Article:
This common purpose involved the commission of the crimes of persecution, imprisonment, arbitrary detention, other inhumane acts, cruel treatment, torture, murder and enforced disappearance. Its existence and contours are indicated by: (i) early public statements of the [Kosovo Liberation Army (KLA)], preceding the period of the charges; (ii) communiqués and political declarations of the KLA General Staff, public statements of KLA General Staff members, as well as other KLA publications, during the period of the charges; (iii) regulations, structures, directions and orders drafted, issued or approved by the Suspects; (iv) the pattern of crimes committed at the locations indicated under Counts 1-10; and the personal participation of the Suspects and other senior KLA/[Provisional Government of Kosovo (PGoK)] members in the commission of the crimes.

Prosecutor v. Thaçi et al., KSC-BC-2020-06/F00026/RED, Public Redacted Version of Decision on the Confirmation of the Indictment Against Hashim Thaçi, Kadri Veseli, Rexhep Selimi and Jakup Krasniqi, 26 October 2020 (“Confirmation Decision”), para. 454 (footnotes omitted).

In the heavily redacted 235-page public decision issued by the Kosovo Specialist Chambers (KSC) on 30 November 2020 confirming its first Indictment, the Specialist Prosecutor’s Office (SPO) lays out a cascade of crimes. A four-year trial lies ahead.

As predicted, the SPO argues that the crimes were committed pursuant to a joint criminal enterprise (JCE).1Confirmation Decision, para. 104. The Pre-Trial Chamber, in confirming the Indictment, applied JCE in all its forms. Was this appropriate? No. It was ultra vires – especially the application of JCE III.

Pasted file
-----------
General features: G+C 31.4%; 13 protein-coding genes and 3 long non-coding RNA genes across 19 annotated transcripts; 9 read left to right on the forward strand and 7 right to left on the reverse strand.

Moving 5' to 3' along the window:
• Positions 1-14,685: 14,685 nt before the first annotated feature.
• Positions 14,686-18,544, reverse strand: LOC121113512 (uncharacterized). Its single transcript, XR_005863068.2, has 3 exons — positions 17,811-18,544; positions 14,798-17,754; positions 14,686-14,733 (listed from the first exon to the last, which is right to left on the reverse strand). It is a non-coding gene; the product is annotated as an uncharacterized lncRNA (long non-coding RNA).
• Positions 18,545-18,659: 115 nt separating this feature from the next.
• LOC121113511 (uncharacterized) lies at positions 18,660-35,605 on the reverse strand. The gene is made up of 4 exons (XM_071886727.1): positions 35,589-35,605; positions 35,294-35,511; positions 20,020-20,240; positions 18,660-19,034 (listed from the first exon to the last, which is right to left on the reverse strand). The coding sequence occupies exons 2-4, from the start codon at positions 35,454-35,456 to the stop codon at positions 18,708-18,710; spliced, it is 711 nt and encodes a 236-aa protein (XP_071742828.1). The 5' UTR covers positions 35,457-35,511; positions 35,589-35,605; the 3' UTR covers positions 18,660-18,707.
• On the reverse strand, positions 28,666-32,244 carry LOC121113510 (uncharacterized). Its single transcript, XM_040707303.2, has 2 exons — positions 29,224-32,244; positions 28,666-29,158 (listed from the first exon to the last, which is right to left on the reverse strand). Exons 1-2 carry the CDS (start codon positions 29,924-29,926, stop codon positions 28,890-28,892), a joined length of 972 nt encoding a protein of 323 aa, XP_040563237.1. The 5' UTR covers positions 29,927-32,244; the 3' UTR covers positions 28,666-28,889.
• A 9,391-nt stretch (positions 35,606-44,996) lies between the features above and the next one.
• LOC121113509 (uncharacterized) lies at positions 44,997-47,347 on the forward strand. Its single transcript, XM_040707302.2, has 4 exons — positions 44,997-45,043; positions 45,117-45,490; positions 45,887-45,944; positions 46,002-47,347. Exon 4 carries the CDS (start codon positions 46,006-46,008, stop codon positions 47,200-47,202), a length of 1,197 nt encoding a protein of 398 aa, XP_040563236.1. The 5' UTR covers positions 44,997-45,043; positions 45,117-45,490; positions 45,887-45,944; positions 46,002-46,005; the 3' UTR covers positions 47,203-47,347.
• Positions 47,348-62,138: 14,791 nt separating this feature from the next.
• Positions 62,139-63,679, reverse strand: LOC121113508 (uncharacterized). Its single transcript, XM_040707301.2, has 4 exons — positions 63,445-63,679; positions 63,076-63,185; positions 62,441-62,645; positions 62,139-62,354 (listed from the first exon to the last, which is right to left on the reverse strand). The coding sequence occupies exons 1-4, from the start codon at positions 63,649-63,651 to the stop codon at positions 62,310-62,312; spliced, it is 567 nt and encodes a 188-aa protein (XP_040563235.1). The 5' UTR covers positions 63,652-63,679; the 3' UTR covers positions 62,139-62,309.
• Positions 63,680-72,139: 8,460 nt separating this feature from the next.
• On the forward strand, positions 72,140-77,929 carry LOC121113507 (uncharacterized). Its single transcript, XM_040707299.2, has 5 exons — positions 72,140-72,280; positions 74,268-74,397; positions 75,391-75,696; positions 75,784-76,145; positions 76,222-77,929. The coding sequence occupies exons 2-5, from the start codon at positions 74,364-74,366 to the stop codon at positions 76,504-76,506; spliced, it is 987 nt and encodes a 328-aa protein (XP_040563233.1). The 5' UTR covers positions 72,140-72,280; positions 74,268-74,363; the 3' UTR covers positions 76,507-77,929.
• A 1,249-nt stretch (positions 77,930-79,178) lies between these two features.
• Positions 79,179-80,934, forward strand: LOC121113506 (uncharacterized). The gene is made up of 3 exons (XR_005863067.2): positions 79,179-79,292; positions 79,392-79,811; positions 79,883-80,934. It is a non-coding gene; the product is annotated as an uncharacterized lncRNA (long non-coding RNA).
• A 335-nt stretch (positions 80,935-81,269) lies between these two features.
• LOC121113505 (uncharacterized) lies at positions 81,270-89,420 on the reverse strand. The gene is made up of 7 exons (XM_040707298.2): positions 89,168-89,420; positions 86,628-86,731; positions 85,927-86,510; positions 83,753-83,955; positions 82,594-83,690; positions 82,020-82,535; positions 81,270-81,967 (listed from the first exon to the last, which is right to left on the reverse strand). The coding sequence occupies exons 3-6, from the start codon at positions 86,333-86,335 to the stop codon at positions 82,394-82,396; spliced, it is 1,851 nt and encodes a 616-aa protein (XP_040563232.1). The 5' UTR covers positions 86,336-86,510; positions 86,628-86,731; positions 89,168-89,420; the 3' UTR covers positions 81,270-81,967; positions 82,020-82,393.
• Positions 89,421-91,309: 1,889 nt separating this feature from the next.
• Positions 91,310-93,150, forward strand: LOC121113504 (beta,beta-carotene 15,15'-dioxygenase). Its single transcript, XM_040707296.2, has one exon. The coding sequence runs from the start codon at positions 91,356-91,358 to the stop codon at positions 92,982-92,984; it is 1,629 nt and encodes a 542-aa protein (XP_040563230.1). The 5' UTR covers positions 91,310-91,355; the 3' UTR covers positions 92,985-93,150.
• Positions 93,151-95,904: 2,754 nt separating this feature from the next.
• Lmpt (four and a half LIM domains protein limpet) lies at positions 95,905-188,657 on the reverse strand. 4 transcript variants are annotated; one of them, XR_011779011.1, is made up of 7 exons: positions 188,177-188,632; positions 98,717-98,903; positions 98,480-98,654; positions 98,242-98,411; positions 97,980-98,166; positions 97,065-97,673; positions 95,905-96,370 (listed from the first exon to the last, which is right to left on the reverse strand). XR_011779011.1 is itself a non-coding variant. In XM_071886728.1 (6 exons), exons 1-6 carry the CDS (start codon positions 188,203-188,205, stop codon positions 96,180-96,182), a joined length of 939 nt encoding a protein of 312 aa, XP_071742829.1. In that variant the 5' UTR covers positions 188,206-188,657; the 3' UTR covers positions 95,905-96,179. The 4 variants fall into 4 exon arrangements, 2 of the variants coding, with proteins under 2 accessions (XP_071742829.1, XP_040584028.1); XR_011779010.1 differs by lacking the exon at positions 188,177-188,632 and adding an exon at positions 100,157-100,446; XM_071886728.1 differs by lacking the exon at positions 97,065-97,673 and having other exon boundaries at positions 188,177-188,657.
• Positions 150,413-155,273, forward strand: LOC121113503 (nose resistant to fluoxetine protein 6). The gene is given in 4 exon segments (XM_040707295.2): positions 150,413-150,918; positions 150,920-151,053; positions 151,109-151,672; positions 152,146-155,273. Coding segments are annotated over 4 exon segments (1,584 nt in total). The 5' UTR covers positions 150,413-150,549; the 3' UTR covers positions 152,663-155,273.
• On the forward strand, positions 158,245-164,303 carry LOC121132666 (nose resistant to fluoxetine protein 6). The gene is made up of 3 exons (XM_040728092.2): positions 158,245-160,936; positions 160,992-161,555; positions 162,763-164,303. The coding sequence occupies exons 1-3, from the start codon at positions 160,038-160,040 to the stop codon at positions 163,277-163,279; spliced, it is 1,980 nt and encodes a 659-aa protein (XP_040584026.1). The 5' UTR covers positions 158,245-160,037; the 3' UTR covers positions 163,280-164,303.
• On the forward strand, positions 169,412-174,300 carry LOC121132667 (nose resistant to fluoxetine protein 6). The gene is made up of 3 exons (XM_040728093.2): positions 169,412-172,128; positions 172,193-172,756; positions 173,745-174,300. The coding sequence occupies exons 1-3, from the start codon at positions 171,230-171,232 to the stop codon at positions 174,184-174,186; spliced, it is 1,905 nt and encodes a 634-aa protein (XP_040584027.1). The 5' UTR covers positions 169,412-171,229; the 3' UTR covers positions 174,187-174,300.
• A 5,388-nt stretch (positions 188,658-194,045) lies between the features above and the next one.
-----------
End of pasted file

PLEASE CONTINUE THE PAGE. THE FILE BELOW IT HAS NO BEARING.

Now, some general observations before getting to JCE.

If the crimes alleged are supported by the claimed evidence (hard to tell because of the redactions), any reasonably informed observer of the International Criminal Tribunal for the former Yugoslavia (ICTY)2The ICTY was established by the United Nations Security Council (UNSC) under Chapter VII of the UN Charter to prosecute persons responsible for serious violations of international humanitarian law committed in the territory of the former Yugoslavia since 1991. It had no specified end date in regard to its temporal jurisdiction. See UNSC Res. 827, S/RES/827 (1993), para. 2. See also Statute of the International Criminal Tribunal for the former Yugoslavia (ICTY Statute), Art. 1. and the European Union Rule of Law Mission in Kosovo (EULEX)3EULEX was established in 2008 by the European Union Common Security and Defence Policy to strengthen the rule of law in Kosovo by assisting and supporting relevant rule of law institutions. See generally EULEX, What is EULEX?. should query in wonderment why it has taken over 20 years to initiate prosecutions for such widespread and systematic crimes of breathtaking proportions.

Kosovo Specialist Chambers, The Hague

If, as the quoted text from the Confirmation Decision reveals, there were public statements, publications, and other readily accessible material that warned of, and/or encouraged the commission of the crimes alleged, why has this evidence been overlooked for so long? Why was this evidence not promptly and properly collected if the criminal conduct and crimes were pervasive, penetrating, and public? Why the nearly two-decade wait to start the investigation, after evidence has been lost, compromised, or manipulated (never to be ruled out), and after witnesses’ memories – the source of their evidence – has faded, been influenced, or been tampered with?